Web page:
I hear from Leaders quite often that they feel they are making it up as they go along. They aren't sure they are doing what they should be doing. They don't know if they are fulfilling this mystery of a Girl Scout experience. They think they are failing.
My response, depending on the level of anxiety I'm hearing from the leader in question, is "You are probably doing a lot better than you are giving yourself credit." That is the case 99% of the time. Unless you are habitually cancelling meetings, ignore as they scream the whole time, and never give any of them one single word of encouragement... you are probably alright.
As I sat in the first troop meeting of the school year with my 8th grade Cadettes, my mind
started to wander. They need guidance to stay on track at times. They need mentoring for a little help in understanding that you can adjust activities to meet the need. But, they don't really need me to figure everything out for them, well at least not most of the them.
My mind was wandering back to the first few years of being a Troop Leader. I would plan over the summer what we would be doing. I'd make the phone calls to set up this or that. I'd try to see what badges they said the Spring before to complete the upcoming year (That was always part of our May meeting... let's choose a few badges you want to do next year).
Let me let you in on a secret. Let's be real. Leading a Girl Scout troop isn't easy. There are going to be times you feel like you have no idea what you are doing. There isn't a clear path that I can give you. There isn't a set list of badges you must complete or activities you have to do. The only requirement is that you listen to your girls and try to make what they want to do happen. That's it. It's that simple. (Insert chuckle, because listening to the wants/needs of girls is never simple.)
Sure, when they are in the younger levels (Daisy/Brownie) you are doing most of the prep work for meetings and you may be doing most of the picking of badges, too. But once they get to Junior level, they can definitely let you know what they do and don't want to do. Oh, can they let you know.... They can help plan the badges and they can help decide which activities to complete. Yes. It can be more work at times with this mindset. But, it turns your meetings into girl-led. No. They may not want to do the Inside Government badge or the Screenwriting badge ("12 page script? Are you kidding me?" --- Yes, actual girl quote) But, that's okay. I've always told my girls there are a few badges that I feel they need to complete at each level and we're going to do those. The rest are up to them. (What badges, you ask? Girl Scout Ways and First Aid... those are my "must do" badges")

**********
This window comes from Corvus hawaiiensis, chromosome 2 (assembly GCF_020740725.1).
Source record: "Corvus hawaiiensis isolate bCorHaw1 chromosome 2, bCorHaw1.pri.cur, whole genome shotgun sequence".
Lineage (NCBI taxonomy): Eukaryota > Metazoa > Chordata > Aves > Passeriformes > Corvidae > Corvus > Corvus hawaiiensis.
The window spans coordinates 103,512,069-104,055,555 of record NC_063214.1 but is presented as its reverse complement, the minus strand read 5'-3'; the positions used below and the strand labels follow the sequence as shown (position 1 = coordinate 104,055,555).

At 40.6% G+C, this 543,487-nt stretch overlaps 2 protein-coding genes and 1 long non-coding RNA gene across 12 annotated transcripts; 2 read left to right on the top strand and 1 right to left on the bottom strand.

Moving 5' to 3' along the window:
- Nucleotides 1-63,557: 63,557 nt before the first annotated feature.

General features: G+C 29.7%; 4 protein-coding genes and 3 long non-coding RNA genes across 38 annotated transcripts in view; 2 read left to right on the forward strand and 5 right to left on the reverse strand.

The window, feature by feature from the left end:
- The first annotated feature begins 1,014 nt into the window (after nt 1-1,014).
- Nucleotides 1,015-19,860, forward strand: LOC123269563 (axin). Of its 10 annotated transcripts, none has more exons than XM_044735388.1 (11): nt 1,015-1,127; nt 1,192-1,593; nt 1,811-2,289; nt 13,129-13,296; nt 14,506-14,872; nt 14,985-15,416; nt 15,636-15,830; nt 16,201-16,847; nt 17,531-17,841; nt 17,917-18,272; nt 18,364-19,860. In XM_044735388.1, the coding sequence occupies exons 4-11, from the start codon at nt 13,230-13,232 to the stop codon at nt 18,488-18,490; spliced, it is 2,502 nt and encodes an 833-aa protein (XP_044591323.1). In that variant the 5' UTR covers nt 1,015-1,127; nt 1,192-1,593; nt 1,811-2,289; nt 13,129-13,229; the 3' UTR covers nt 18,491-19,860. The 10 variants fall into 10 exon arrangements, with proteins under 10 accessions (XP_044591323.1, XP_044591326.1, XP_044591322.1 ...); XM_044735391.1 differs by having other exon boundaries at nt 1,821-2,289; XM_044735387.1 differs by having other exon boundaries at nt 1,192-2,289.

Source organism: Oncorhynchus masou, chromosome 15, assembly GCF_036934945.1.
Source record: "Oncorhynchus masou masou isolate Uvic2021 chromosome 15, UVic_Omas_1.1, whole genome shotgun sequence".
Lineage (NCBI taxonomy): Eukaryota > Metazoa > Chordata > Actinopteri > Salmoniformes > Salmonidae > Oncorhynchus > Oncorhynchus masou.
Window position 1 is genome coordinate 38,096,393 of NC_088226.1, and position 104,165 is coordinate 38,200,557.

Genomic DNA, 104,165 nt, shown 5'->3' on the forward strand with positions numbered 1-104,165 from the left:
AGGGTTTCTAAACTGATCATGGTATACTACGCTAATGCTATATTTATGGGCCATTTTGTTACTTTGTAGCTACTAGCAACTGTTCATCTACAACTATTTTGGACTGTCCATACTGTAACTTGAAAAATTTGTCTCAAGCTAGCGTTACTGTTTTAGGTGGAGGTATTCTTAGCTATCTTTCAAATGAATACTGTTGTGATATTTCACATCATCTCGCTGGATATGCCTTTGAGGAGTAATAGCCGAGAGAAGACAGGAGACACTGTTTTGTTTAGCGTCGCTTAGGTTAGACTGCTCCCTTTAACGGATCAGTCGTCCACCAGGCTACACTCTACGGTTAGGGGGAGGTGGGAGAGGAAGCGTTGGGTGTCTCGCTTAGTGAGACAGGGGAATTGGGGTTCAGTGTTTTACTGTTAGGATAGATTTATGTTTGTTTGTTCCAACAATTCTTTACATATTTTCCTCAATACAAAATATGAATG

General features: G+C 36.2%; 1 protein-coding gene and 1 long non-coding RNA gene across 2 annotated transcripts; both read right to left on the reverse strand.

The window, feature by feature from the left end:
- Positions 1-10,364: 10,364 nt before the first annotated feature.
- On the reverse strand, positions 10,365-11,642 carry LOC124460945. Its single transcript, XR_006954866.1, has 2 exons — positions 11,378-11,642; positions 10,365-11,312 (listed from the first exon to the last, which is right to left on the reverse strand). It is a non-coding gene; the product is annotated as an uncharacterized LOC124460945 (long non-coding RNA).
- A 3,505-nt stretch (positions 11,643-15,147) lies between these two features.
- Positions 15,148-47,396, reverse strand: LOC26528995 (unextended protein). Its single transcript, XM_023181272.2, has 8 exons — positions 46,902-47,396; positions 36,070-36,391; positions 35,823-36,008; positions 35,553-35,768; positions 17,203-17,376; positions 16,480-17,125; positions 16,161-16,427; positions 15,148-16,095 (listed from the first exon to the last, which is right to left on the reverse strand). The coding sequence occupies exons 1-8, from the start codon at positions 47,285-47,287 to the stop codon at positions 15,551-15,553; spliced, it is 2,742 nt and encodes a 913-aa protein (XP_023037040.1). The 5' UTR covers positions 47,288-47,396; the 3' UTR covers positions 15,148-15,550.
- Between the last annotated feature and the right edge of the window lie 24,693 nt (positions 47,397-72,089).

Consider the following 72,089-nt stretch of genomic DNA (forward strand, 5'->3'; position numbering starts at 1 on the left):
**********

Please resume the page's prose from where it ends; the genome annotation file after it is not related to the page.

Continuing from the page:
So, if you feel you are lost or failing... talk to your girls. Be honest with them. Tell them you aren't sure what the troop wants to do this year and you need them to help you plan. The answer is right there in front of you. As Juliette Low said, "Let's ask the girls". I really feel GS USA has moved away from that in some regards and that is a reason for decline in membership. Take out of the badge list. Go through the badges with them. Get their input. Pick out the badges for the entire year. There is your direction. You found it. Now, decide if the girls are going to be responsible for badge activities or if you are going to take care of it (the older the get, the more they should be doing... Personally, I think Cadettes should be leading their own meetings and I have gotten to the point of just sitting in the chair and waiting a bit before saying "We probably need to open the meeting, right? Is someone going to do that?" It's my passive aggressive way of reminding them they are in charge of their meeting.)
One last comment to hopefully put your mind at ease... I would say 98% of our Leaders ARE Leaders... Sometimes, it's hard to balance leading and mentoring. It takes patience and determination and the ability to "let go"... delegate some simple tasks to the girls at first and then build it up... they will give you direction. They know what they want to do... just ask them.